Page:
Philip Russom: So, what is Hadoop?

Mike Olson: Essentially there are two pieces in Hadoop. First, there’s the Hadoop Distributed File System (or HDFS), which can manage big data on clusters of many nodes. Our customers typically start with twenty nodes or so, then quickly grow to fifty or more. Some of our customers have thousands of nodes, managing petabytes of data. A many-node cluster enables big data management, plus other nice benefits like scalability, performance, and high availability. But the ramification is that data is heavily distributed.

That’s where the second piece comes in, namely MapReduce. Thanks to this capability of Hadoop, you can define a data operation--like a query or analysis--and the platform ‘maps’ the operation across all relevant nodes, for distributed processing and data collection. The platform then consolidates and reduces the responses that come back. Due to the distributed processing of MapReduce, analytics against very big data is possible—and with good performance.

Philip Russom: What kind of analytics?

Mike Olson: Hadoop excels in discovering patterns in big data, patterns that you didn’t know were there, in data that you probably don’t know very well. That makes Hadoop the opposite of your average data warehouse query against well-understood relational data. Since Hadoop and a traditional data warehouse are complementary, putting them together gives you a very broad range of business intelligence capabilities.

Philip Russom: What data types and data models are your customers managing?

Mike Olson: In Hadoop, you can mix and match data types to your heart’s content. Hadoop will store anything without requiring a data type declaration. Also, Hadoop is amazingly tolerant of messy data. For example, our customers manage any kind of file you can think of in the HDFS, and these can have just about any kind of data model. This also includes human language text and complex data types. So, big data’s not just big. It’s also highly diverse and complicated. And Hadoop excels in handling data of such extreme size, diversity, and complexity for the purposes of analytics.

So, what do you think, folks? Let me know. Thanks!

Posted by Philip Russom, Ph.D. on May 12, 20110 comments

Big Data Analytics: For Many, It’s a Departmental Affair

I’ve recently been interviewing users and business sponsors, asking them about their new practices with advanced analytics, plus the special role of big data. When I ask people to talk about critical factors that make or break or success, they usually come around to a common issue that needs sorting out. It’s the fact that most analytic applications are departmentally focused (often departmentally owned and funded) and they satisfy department requirements, not enterprise ones.

Give me a minute to explain what I’m hearing from users, as well as why big data analytics is progressively a departmental affair:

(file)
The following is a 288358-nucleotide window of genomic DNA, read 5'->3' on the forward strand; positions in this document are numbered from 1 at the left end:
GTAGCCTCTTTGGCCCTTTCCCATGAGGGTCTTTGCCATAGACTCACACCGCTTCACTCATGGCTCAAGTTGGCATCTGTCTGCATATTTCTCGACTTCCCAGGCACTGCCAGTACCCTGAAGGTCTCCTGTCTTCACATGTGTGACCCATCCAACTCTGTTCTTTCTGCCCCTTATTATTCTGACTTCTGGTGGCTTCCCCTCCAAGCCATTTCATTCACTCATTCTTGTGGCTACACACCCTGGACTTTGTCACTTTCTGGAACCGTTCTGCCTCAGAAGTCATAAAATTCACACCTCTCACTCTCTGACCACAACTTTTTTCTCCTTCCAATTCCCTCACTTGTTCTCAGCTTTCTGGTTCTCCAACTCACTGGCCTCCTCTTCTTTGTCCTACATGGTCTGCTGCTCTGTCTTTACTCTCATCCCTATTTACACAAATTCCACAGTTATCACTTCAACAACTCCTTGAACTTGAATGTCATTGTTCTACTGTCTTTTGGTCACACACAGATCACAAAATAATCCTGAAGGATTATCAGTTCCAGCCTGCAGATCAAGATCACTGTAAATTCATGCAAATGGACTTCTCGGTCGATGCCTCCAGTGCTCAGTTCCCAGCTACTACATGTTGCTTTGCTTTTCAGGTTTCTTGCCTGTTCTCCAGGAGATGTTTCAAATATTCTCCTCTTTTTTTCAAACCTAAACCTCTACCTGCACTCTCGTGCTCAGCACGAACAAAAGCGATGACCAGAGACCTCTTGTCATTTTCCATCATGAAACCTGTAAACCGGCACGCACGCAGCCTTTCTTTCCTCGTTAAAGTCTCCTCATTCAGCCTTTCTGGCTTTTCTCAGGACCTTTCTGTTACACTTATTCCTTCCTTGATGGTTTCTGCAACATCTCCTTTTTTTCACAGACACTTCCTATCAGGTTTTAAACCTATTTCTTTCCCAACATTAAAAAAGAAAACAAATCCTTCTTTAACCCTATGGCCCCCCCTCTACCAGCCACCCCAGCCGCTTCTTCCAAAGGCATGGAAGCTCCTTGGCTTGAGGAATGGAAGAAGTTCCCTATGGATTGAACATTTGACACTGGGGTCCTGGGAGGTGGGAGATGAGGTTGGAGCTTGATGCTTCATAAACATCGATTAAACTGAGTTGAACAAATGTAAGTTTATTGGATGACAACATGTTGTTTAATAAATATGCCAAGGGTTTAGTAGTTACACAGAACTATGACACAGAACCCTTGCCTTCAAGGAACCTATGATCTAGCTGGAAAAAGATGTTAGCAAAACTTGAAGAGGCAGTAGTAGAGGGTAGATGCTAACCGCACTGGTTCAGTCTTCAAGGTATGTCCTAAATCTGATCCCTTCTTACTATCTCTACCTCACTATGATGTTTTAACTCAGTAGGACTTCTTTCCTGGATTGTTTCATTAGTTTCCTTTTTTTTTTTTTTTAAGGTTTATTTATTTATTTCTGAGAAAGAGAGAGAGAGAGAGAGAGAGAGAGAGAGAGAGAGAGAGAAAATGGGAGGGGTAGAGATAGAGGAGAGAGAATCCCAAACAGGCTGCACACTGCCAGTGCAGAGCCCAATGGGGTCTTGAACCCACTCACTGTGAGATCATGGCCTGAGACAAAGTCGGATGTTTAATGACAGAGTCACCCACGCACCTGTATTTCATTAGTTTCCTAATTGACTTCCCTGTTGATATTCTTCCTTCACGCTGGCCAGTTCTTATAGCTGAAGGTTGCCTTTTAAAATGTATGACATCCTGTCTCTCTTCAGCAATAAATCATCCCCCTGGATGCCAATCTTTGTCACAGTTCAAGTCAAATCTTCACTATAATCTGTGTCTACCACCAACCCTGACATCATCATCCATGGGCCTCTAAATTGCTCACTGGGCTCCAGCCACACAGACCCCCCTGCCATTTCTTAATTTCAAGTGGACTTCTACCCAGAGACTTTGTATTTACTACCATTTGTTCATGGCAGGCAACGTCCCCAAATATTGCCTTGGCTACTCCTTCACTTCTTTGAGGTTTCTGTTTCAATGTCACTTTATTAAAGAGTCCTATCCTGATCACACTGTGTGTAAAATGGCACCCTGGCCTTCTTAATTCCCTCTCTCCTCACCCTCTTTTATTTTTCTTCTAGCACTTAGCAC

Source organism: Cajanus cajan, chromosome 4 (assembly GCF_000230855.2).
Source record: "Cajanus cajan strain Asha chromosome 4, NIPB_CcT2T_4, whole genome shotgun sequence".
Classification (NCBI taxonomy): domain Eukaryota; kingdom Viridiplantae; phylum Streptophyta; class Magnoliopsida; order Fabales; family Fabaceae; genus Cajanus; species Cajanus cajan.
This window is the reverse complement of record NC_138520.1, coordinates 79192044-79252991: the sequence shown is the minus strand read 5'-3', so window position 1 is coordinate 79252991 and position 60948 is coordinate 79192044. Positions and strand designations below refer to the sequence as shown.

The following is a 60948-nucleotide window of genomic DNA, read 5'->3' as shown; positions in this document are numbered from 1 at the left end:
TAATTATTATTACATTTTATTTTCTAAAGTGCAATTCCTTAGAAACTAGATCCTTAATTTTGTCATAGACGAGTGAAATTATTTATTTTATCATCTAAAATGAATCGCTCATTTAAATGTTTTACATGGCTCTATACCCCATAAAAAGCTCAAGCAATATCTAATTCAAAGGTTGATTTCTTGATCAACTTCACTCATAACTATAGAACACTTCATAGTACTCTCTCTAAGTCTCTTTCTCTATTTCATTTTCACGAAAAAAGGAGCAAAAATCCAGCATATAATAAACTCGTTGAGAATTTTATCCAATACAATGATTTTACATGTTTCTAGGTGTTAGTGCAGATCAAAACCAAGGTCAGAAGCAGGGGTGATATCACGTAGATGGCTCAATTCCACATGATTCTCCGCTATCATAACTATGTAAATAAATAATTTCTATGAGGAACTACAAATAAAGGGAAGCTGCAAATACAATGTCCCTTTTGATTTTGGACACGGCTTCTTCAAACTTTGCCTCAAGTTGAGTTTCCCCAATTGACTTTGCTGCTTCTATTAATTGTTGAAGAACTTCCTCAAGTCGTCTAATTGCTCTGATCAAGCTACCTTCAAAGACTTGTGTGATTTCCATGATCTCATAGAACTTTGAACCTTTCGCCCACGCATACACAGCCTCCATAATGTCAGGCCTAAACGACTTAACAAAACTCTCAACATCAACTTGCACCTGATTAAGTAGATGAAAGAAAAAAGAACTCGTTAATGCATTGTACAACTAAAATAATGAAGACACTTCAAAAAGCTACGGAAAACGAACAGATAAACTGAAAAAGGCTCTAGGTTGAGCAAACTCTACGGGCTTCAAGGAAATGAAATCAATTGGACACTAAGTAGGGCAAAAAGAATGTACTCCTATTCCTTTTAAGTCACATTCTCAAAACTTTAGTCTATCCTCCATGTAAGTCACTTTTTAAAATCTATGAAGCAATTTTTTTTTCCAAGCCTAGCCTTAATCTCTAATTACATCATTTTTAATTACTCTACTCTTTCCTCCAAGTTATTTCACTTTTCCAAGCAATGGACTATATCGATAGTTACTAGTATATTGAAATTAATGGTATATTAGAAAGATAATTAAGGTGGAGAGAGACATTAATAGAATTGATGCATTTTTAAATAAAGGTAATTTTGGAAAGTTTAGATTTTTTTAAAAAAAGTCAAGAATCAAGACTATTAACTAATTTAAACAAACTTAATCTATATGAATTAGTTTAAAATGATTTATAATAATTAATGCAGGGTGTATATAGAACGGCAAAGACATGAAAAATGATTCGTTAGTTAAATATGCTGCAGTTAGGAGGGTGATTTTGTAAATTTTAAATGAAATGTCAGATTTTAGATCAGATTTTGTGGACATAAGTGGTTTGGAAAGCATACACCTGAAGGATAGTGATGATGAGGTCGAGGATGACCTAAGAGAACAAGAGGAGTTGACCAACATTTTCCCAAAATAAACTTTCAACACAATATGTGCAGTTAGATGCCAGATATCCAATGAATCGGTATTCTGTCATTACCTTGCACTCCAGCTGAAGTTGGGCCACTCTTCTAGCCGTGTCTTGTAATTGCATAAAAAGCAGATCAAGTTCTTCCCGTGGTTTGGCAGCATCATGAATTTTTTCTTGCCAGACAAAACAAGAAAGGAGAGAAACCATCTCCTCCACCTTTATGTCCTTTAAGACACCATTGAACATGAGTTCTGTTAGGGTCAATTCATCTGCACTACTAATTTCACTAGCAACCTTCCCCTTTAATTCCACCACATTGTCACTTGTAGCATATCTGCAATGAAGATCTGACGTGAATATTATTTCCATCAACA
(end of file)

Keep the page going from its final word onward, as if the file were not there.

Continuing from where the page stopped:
Analytic applications are departmental, by nature. Just about any analytic application you think of is focused on tasks, data domains, and business opportunities that are associated with specific departments. For example, customer base segmentation should be owned and executed by marketing and sales departments. The actuarial department does risk analysis. The procurement department does supply and supplier analysis.

Most data warehouse (DW) and business intelligence (BI) infrastructure is not designed for advanced analytics. In most organizations, it is, instead, designed and optimized for reporting, performance management, and online analytic processing (OLAP). This enterprise asset is invaluable for “big picture” reports and analyses that span enterprise-wide processes (especially financial ones). And it’s capable of satisfying most departmental requirements for reporting and OLAP. But, in many organizations, the BI/DW infrastructure cannot (and, due to its owners, will not) satisfy departmental requirements for advanced analytics and big data.

Many departments are deploying their own platforms for big data and analytics. They do this when the department has a strong business need for analytics with big data, plus the budget and management sponsorship to back it up. Just think of the many new vendor tools and platforms that have arisen in recent years. Data warehouse appliances, columnar databases, MapReduce, visual discovery tools, and analytic tools for business users all supply analytic functionality that user organizations are demanding at the department level. And all are built from the bottom up to management and operate on big data. Obviously, big data analytics can be implemented on older, more traditional databases and tools, as well.

Put it all together, and this user and vendor activity reveals that big data analytics is progressively a departmental affair, implemented on departmentally owned platforms.

So, what do you think? Does the trend toward departmental big data analytics make sense to you? Let me know. Thanks!

Posted by Philip Russom, Ph.D. on May 10, 20110 comments